Software is everywhere

On my recent trip to Montreal for the IEEE, I had a weird credit card experience. I went to pay with my American Express card, which has a silver magnetic stripe on the back. When the waiter brought back the check, he had an old-fashioned carbon copy receipt.

He explained that AmEx cards with a silver magnetic stripe, like my Costco cash-back card, were of a newer design, and the process for reading them caused their card processing machine to crash. The could process the new-style AmEx cards in the machine, but the transaction would crash it and they would need to reboot. Unsurprisingly, it’s not a very fast machine and the reboot time is lengthy. Therefore, while waiting for AmEx to supply a patch that fixes the bug, they were running all the new-style cards manually.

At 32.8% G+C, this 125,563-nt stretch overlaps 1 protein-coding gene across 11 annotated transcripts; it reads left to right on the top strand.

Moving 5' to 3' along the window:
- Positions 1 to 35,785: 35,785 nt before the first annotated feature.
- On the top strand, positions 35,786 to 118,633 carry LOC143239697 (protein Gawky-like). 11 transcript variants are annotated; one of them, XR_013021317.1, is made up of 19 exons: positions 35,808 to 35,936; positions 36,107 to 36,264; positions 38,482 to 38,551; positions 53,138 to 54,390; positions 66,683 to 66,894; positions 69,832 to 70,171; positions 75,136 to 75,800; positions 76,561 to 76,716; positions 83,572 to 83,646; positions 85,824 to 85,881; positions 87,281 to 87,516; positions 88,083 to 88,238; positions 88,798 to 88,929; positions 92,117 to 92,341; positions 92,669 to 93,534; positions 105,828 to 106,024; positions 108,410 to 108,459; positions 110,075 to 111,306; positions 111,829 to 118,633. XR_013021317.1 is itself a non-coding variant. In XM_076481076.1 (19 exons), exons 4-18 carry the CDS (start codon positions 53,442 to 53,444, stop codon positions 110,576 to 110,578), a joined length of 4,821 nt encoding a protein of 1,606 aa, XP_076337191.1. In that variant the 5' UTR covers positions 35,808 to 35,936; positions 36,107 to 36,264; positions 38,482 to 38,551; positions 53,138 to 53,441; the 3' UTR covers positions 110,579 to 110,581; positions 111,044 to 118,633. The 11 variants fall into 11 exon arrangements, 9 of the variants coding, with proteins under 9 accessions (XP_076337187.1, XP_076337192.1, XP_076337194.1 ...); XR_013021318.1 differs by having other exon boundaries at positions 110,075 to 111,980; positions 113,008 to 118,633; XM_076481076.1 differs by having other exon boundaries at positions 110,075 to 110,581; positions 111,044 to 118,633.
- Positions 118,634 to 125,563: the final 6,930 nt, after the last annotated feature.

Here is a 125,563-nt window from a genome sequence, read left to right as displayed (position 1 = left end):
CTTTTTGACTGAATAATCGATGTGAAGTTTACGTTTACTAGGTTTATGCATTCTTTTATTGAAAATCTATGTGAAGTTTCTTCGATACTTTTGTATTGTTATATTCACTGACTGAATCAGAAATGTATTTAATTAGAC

The moral of the story: all software has bugs, and software is everywhere. Therefore, expect to find bugs everywhere, even where you least expect it. (A friend who was doing research involving automobiles once told me that essentially all new automotive features are software, so it accounts for an increasing fraction of the cost of newer cars.)

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